# ZNE on Stim backend with Cirq: Logical randomized benchmarking circuits#

This tutorial demonstrates a method of combining quantum error mitigation (QEM) and quantum error correction (QEC), with the goal of reducing the effective logical error rate of the computation. While QEM techniques such as zero noise extrapolation (ZNE) and probabilistic error cancellation are typically thought of as belonging to the NISQ regime, recently it has been shown that they can also benefit applications within the fault-tolerant regime [67, 68, 69]. In this example, we will apply ZNE with noise scaling by global unitary folding on logical randomized benchmarking (RB) circuits. This tutorial also introduces the use of Mitiq’s ZNE functions with Cirq as the frontend and the Stim stabilizer simulator as the backend.

## Setup#

Since Stim is not a Mitiq-supported frontend, and the stimcirq library has a conversion utility for Cirq and Stim circuits, we will use Cirq as the frontend for this example.

```
import matplotlib as mpl
import numpy as np
import stim
import stimcirq
import cirq
import mitiq
```

In this example, we assume a physical error rate of 0.004 and a threshold of 0.009. Since the physical error rate is below the threshold, the computation is operating in the fault-tolerant regime.

```
n_qubits = 2
p_err = 0.004
p_th = 0.009
base_shots = 10**4
device_size = 1500
```

Randomized benchmarking is typically performed at the physical level, but it can be applied at the logical level as shown in Ref [70].
The modularity of logical RB circuits allows for parallelization of circuit executions, as permitted by the size of the device and number of physical qubits required for the logical circuit.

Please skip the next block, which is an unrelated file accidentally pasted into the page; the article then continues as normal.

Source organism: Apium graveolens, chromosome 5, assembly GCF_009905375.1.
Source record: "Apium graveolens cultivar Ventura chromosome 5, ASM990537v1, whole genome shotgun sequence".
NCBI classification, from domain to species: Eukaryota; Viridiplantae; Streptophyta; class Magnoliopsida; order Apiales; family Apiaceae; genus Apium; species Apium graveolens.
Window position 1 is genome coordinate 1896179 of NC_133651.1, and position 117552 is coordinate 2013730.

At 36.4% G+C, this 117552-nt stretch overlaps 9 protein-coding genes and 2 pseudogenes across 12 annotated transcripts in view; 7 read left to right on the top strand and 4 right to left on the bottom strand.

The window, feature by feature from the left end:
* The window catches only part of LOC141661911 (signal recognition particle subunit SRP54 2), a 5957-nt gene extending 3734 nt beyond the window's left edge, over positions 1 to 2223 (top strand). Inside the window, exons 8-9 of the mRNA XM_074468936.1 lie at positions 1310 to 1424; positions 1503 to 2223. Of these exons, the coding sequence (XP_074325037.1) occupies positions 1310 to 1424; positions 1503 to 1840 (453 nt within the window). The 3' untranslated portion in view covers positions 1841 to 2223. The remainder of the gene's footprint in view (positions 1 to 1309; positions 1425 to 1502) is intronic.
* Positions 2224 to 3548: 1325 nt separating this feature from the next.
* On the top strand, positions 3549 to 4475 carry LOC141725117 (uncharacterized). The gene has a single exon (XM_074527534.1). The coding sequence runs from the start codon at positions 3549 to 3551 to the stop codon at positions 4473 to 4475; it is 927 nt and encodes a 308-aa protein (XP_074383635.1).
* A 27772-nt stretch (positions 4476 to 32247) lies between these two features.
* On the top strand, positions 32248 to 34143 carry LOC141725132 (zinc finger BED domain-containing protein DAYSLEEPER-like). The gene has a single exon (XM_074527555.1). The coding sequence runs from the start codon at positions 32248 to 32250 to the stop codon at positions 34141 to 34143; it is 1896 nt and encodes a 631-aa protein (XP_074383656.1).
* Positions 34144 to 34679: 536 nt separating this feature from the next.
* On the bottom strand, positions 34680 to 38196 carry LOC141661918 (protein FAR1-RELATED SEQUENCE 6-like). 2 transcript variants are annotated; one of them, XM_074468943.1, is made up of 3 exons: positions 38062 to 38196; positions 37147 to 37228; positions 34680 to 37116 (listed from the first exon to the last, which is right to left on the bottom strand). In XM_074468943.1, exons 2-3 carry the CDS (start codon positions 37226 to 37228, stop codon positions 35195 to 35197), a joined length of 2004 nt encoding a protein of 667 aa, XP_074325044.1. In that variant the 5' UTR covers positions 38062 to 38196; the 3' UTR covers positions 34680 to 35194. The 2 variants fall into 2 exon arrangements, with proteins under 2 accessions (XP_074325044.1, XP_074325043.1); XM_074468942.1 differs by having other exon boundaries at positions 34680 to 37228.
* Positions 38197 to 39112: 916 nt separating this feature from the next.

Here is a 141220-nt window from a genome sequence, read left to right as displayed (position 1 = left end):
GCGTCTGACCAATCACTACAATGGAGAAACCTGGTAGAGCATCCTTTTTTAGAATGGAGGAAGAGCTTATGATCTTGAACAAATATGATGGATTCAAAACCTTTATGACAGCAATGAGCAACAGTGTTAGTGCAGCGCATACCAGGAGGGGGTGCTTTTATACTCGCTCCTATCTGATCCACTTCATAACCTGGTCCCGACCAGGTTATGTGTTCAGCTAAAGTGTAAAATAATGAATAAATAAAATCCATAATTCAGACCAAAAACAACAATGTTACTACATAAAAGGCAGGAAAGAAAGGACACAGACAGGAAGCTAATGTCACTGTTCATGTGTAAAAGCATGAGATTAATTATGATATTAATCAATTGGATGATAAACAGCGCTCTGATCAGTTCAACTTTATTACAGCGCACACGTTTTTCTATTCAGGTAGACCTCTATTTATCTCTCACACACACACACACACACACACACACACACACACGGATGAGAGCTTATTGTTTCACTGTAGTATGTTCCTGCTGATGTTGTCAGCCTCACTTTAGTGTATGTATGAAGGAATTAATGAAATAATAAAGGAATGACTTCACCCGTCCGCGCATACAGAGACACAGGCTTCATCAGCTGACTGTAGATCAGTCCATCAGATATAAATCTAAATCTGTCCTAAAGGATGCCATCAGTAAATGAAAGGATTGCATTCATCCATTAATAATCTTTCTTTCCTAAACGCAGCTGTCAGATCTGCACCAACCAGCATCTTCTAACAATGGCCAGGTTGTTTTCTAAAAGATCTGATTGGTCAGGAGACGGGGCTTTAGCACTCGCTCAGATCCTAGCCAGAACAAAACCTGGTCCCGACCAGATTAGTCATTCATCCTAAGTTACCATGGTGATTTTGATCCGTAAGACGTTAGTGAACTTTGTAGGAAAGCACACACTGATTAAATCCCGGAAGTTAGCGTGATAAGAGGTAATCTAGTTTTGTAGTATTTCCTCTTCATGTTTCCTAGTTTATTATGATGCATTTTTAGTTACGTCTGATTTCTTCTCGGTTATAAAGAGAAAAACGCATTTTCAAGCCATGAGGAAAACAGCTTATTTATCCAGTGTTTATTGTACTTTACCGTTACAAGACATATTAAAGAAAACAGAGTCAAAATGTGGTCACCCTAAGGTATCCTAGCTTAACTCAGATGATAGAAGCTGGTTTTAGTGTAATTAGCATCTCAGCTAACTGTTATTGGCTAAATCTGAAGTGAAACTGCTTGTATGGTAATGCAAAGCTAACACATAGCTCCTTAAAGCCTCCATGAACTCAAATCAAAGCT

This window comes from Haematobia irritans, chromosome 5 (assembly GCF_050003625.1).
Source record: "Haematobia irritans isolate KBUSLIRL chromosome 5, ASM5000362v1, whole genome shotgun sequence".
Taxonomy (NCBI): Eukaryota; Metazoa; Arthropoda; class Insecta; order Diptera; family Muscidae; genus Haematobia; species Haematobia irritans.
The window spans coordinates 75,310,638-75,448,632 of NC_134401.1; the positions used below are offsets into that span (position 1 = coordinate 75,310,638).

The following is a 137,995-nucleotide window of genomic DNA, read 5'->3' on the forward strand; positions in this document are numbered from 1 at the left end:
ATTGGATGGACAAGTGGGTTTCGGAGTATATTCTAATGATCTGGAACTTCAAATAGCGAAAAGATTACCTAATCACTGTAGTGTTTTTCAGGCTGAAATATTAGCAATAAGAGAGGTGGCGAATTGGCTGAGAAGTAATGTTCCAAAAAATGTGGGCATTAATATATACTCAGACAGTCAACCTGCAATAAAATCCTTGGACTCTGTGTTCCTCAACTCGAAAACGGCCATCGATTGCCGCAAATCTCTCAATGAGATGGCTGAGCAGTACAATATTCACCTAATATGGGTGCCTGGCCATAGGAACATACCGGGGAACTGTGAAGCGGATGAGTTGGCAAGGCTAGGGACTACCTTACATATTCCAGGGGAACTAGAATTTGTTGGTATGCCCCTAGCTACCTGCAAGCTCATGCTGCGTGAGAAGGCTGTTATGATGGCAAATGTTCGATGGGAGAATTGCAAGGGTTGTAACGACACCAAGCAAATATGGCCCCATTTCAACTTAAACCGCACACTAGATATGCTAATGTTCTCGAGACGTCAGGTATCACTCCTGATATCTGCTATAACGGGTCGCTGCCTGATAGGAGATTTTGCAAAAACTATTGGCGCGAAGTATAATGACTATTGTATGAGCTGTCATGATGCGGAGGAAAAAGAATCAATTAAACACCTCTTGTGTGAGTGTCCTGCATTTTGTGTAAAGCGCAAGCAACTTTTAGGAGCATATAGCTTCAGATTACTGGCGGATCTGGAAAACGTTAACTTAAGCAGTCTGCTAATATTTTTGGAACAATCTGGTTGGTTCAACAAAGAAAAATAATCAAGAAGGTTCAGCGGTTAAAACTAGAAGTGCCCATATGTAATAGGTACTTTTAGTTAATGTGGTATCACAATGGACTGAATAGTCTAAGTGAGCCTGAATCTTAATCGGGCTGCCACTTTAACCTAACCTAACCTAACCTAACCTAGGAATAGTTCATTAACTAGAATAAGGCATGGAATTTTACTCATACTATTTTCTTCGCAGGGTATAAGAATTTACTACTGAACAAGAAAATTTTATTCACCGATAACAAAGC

To generate the RB circuits, we use a built-in Mitiq function,
`benchmarks.randomized_benchmarking.generate_rb_circuits()`

, where the `n_cliffords`

argument refers to the number of Clifford groups in the circuit, and therefore scales the depth of the circuit.
In this example the Clifford depth is 100, which would be around the limit of classical simulability if the operations in the circuit were instead *non-Clifford*.

```
trials = 10
n_cliffords = 100
cirq_circuits = mitiq.benchmarks.generate_rb_circuits(
n_qubits, n_cliffords, trials
)
```

We also fill the idle windows of the circuit with identity gates, to which we will later append append \(X\) and \(Z\) errors, as each moment of the circuit corresponds to one correction cycle.

```
def fill_circuit_with_identities(circ):
qubits = circ.all_qubits()
return cirq.Circuit([
m.expand_to(qubits) for m in circ
])
```

```
filled_circuits = []
for c in cirq_circuits:
filled_circuit = fill_circuit_with_identities(c)
filled_circuit.append(cirq.measure(filled_circuit.all_qubits()))
filled_circuits.append(filled_circuit)
```

## Noise model#

The noise is modeled as single-qubit \(X\) and \(Z\) errors, with probability \(p_L\) given by an empirical formula from Ref. [71]:

```
def calculate_logical_error_rate(p_err, p_th, distance):
"""Create sweepable Pauli noise model."""
logical_err = 0.03 * (p_err / p_th) ** int((distance + 1) / 2)
return logical_err
```

```